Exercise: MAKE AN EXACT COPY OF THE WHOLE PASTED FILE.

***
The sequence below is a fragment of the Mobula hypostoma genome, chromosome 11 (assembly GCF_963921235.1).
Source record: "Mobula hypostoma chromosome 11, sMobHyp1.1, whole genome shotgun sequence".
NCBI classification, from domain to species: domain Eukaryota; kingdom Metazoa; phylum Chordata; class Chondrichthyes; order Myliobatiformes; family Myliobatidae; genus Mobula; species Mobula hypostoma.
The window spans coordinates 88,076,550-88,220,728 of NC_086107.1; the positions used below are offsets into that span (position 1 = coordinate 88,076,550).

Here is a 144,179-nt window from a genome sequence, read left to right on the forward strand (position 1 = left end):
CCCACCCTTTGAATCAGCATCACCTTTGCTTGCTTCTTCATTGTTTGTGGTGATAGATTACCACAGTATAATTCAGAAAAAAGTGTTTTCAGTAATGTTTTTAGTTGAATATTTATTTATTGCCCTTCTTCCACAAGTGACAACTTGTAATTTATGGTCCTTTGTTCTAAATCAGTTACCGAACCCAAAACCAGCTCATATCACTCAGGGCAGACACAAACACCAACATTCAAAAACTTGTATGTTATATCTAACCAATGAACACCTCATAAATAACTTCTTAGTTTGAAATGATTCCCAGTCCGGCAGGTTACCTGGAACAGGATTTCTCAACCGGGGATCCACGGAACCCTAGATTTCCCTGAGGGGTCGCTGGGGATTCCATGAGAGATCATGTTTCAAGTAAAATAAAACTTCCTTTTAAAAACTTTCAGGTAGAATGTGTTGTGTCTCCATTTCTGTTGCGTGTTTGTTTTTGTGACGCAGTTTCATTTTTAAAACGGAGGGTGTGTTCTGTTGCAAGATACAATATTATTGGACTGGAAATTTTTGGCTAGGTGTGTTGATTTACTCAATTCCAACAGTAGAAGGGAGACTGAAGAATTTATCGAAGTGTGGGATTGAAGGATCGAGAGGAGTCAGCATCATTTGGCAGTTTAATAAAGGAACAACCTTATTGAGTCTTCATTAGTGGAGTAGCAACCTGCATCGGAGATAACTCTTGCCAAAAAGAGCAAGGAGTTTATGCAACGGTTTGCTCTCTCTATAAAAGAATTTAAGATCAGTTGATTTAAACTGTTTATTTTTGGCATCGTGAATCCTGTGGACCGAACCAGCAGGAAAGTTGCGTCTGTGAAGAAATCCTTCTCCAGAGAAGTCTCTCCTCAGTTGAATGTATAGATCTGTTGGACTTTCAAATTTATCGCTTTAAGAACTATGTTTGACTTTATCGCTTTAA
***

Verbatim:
The sequence below is a fragment of the Mobula hypostoma genome, chromosome 11 (assembly GCF_963921235.1).
Source record: "Mobula hypostoma chromosome 11, sMobHyp1.1, whole genome shotgun sequence".
NCBI classification, from domain to species: domain Eukaryota; kingdom Metazoa; phylum Chordata; class Chondrichthyes; order Myliobatiformes; family Myliobatidae; genus Mobula; species Mobula hypostoma.
The window spans coordinates 88,076,550-88,220,728 of NC_086107.1; the positions used below are offsets into that span (position 1 = coordinate 88,076,550).

Here is a 144,179-nt window from a genome sequence, read left to right on the forward strand (position 1 = left end):
CCCACCCTTTGAATCAGCATCACCTTTGCTTGCTTCTTCATTGTTTGTGGTGATAGATTACCACAGTATAATTCAGAAAAAAGTGTTTTCAGTAATGTTTTTAGTTGAATATTTATTTATTGCCCTTCTTCCACAAGTGACAACTTGTAATTTATGGTCCTTTGTTCTAAATCAGTTACCGAACCCAAAACCAGCTCATATCACTCAGGGCAGACACAAACACCAACATTCAAAAACTTGTATGTTATATCTAACCAATGAACACCTCATAAATAACTTCTTAGTTTGAAATGATTCCCAGTCCGGCAGGTTACCTGGAACAGGATTTCTCAACCGGGGATCCACGGAACCCTAGATTTCCCTGAGGGGTCGCTGGGGATTCCATGAGAGATCATGTTTCAAGTAAAATAAAACTTCCTTTTAAAAACTTTCAGGTAGAATGTGTTGTGTCTCCATTTCTGTTGCGTGTTTGTTTTTGTGACGCAGTTTCATTTTTAAAACGGAGGGTGTGTTCTGTTGCAAGATACAATATTATTGGACTGGAAATTTTTGGCTAGGTGTGTTGATTTACTCAATTCCAACAGTAGAAGGGAGACTGAAGAATTTATCGAAGTGTGGGATTGAAGGATCGAGAGGAGTCAGCATCATTTGGCAGTTTAATAAAGGAACAACCTTATTGAGTCTTCATTAGTGGAGTAGCAACCTGCATCGGAGATAACTCTTGCCAAAAAGAGCAAGGAGTTTATGCAACGGTTTGCTCTCTCTATAAAAGAATTTAAGATCAGTTGATTTAAACTGTTTATTTTTGGCATCGTGAATCCTGTGGACCGAACCAGCAGGAAAGTTGCGTCTGTGAAGAAATCCTTCTCCAGAGAAGTCTCTCCTCAGTTGAATGTATAGATCTGTTGGACTTTCAAATTTATCGCTTTAAGAACTATGTTTGACTTTATCGCTTTAA